Monday, April 20, 2015

Aaron Hernandez: Before the NFL

Aaron Hernandez, once one of the most respected, young NFL players, is now a convicted murderer who stands trial (yet again) next month for a double homicide. Throughout the trial that finally concluded on April 14th, the prosecution had a hard time establishing motive. Why would a young, successful NFL starter kill the victim, Odin Lloyd? Why would Aaron risk his entire life, his career and everything he worked for as a young boy, by allegedly killing Lloyd?

The answer: unchecked, narcissistic behavior that was partly fueled by NFL contracts worth millions of dollars. For Aaron, playing for the New England Patriots, less than three hours from his hometown in Connecticut, proved fatal in the end.

Aaron grew up in a middle class town in Bristol, Connecticut, where his dad was known throughout high school for his athleticism. After meeting Aaron’s mom, an Italian woman who worked in the city, the couple produced two athletic sons whose talents would surpass most expectations. Aaron’s father, originally from Puerto Rico, wanted his boys to fit in well with the middle-class community. Having a dream that one day his boys would make it in the NFL, Aaron, his father, and his brother practiced and worked out before school every morning and after the school day ended every evening. Aaron and his brother were so disciplined that they performed burpee’s (an intensive exercise) early in the mornings on weekends in order to improve their strength.  

In school, Aaron played football and was known to be the class clown on campus, always wanting to make his fellow peers laugh. He had a winning, baby-face smile that reflected both his sense of humor and desire to play football.

However, when he was sixteen, he would never be the same Aaron Hernandez again. Aaron’s mother and father experienced marital problems, as his mom began having an affair with Aaron's cousin's husband. And when his dad went to the hospital for a routine treatment, the healthy 49 year old was pronounced dead two days later, caused by a medical error.

Aaron was never the same. His mom married the man with whom she had an affair and who turned out to be a drug dealer and abusive to Aaron's mom. Aaron’s brother had left for college, leaving Aaron to spend more and more time with his father’s side of the family. His uncles and cousins did not live in the sheltered, middle class community Aaron did. Much of the family and close friends were drug dealers, who never had or held a job and used illicit substances regularly.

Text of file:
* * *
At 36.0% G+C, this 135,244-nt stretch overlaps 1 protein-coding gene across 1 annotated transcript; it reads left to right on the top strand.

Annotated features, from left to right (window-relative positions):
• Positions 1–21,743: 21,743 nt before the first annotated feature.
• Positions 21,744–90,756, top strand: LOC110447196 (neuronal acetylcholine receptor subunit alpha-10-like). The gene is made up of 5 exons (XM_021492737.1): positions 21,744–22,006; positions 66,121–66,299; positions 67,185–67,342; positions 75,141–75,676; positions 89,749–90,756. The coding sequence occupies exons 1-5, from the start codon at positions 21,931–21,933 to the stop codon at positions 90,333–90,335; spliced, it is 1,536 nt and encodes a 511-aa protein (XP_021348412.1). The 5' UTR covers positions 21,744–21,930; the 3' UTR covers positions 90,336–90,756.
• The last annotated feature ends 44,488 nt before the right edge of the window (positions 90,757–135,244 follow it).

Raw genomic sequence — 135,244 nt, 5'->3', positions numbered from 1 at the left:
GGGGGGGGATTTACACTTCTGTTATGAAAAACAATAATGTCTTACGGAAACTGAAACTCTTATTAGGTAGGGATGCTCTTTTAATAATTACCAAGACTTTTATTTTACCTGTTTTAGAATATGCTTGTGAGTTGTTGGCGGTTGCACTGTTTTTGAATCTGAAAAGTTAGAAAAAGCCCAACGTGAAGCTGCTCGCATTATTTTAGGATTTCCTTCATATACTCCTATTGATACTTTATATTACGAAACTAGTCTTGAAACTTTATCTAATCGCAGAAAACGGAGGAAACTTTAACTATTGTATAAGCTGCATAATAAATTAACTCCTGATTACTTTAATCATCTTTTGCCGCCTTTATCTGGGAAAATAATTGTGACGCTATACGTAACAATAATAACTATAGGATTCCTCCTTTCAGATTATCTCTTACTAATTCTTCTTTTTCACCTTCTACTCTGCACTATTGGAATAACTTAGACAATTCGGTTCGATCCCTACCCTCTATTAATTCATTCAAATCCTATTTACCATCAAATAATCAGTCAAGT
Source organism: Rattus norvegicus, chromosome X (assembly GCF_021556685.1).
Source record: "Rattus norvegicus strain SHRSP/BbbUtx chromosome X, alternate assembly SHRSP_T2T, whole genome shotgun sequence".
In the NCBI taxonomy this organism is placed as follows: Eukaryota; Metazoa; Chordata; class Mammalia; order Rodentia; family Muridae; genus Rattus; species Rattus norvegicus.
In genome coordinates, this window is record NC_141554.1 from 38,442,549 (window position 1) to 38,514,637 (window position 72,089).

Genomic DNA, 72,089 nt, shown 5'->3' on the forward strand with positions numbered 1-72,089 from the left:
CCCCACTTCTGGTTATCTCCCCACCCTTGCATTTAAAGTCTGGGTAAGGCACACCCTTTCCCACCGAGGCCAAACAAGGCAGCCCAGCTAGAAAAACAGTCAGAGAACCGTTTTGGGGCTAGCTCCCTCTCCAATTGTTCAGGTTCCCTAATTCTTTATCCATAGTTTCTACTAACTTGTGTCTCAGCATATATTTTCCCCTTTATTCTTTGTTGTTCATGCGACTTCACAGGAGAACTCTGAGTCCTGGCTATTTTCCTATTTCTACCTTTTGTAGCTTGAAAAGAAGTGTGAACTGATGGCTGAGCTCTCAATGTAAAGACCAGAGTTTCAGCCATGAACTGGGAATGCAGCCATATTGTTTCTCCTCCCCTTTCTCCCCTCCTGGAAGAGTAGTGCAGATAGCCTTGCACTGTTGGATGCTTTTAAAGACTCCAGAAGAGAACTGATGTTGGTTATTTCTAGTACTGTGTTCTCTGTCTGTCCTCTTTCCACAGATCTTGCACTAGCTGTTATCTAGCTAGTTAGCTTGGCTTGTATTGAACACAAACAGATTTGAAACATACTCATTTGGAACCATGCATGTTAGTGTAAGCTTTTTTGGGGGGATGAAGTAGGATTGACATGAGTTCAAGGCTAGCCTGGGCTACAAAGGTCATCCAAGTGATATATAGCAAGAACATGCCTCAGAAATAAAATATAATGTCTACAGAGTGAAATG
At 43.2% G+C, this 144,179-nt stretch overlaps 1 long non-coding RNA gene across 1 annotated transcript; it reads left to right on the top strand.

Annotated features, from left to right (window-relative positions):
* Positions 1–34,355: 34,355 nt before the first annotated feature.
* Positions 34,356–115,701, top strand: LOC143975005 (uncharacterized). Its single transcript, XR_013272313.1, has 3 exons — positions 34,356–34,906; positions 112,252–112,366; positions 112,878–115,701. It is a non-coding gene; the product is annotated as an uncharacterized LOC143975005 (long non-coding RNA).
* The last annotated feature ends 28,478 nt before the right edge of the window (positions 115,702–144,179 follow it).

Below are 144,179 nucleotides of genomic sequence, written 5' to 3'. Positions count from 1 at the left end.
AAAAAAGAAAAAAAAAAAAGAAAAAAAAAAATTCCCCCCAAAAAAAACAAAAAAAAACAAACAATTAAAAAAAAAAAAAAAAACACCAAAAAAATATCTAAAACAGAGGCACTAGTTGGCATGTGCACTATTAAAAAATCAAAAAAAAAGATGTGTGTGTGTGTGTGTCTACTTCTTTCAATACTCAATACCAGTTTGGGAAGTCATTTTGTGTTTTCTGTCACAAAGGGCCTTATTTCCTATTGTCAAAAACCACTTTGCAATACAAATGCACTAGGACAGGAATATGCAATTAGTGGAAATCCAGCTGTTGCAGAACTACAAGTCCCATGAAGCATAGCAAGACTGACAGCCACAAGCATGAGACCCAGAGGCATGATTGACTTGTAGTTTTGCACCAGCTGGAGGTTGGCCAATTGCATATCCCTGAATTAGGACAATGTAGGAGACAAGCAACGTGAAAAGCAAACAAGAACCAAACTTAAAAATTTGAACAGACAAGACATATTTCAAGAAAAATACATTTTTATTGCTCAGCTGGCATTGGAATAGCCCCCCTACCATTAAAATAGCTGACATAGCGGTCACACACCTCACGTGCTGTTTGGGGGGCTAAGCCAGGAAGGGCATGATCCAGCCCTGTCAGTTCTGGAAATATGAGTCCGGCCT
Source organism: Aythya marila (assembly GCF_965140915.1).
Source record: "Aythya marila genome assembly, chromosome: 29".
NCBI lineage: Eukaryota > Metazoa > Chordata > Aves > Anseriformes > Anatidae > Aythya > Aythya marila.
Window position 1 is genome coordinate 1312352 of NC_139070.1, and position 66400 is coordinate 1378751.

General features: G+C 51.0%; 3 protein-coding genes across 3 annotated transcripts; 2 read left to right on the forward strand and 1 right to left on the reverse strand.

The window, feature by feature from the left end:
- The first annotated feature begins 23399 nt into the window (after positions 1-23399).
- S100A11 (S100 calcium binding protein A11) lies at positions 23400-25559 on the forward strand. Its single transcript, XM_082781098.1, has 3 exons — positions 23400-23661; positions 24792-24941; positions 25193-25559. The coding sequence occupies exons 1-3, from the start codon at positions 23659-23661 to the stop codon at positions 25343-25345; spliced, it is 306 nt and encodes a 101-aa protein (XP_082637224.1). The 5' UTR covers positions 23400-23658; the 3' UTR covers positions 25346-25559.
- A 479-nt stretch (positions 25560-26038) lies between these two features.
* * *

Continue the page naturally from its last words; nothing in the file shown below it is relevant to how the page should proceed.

Aaron was finally able to leave the “hood” behind when he was accepted to the University of Florida to play on the University’s team. But he never completely left the "hood" behind. It was too late. Despite the positive change into a more conservative, religious state, Aaron was committed to his “ghetto lifestyle” that had been swept under the rug for so long because of his talent on the field.

One of his coaches at the University of Florida realized Aaron’s talent and wasteful habits. In an attempt to mentor Aaron and encourage him to be religious, his coach allowed Aaron to stay with him several days a week. Despite his efforts, Aaron failed multiple drug tests and was benched for several games. Aaron’s violence escalated, as his old, drug dealing friends from Connecticut visited him often. Aaron would not give up his narcissistic behavior, which led to a civil claim filed against the University of Florida when Aaron punched a waiter in the face, breaking the waiter's eardrum.

When being considered by the NFL, Aaron was consistently ranked exceedingly highly for his athleticism and talent as a tight end, but failed miserably for his lack of maturity. Aaron promised that if he failed another drug test, that the NFL could keep a portion of his paycheck. However, his promises proved empty. Aaron became completely divorced from reality due to his use of “Angel Dust,” a hallucinogen causing him to become extremely paranoid. The paranoia continued to escalate so much so that he refused to leave his home without a gun. He rarely spoke with his teammates, who saw Aaron as a loner rather than a team player. Aaron failed to show up for practices, even receiving calls from the Patriots owner, Robert Kraft, who questioned Aaron about his behavior. Aaron believed he was invincible because of his drug use, money and drug dealing friends who constantly mooched off of him.

And that’s when Aaron met Odin Lloyd. Lloyd was Aaron’s fiancĂ©e’s sister’s boyfriend. Three weeks before Lloyd's murder, Lloyd's cousin met Lloyd and Aaron at a night club, where Aaron spent thousands of dollars. The night involved a lot of drugs, models, dancers, and drinking. Lloyd's cousin warned Lloyd about Aaron, telling him not to trust him. Hearing the exchange, Aaron became enraged, and never let that night go. The night of Lloyd's murder, Lloyd knew something was wrong with Aaron because Aaron texted his sister frantically, telling her that he left with “NFL…” in case anything would happen. And that night, Lloyd was taken to a roadside and was shot fatally, six times, before being left there.

Aaron returned to his home with his two friends (who subsequently ratted him out during the trial) and had smoothies that his fiancé, Shayanna Jenkins made.

It was not long after Lloyd's murder that law enforcement located the body and traced the murder back to Aaron Hernandez.

Part II of the blog will discuss the trial.

1 comment: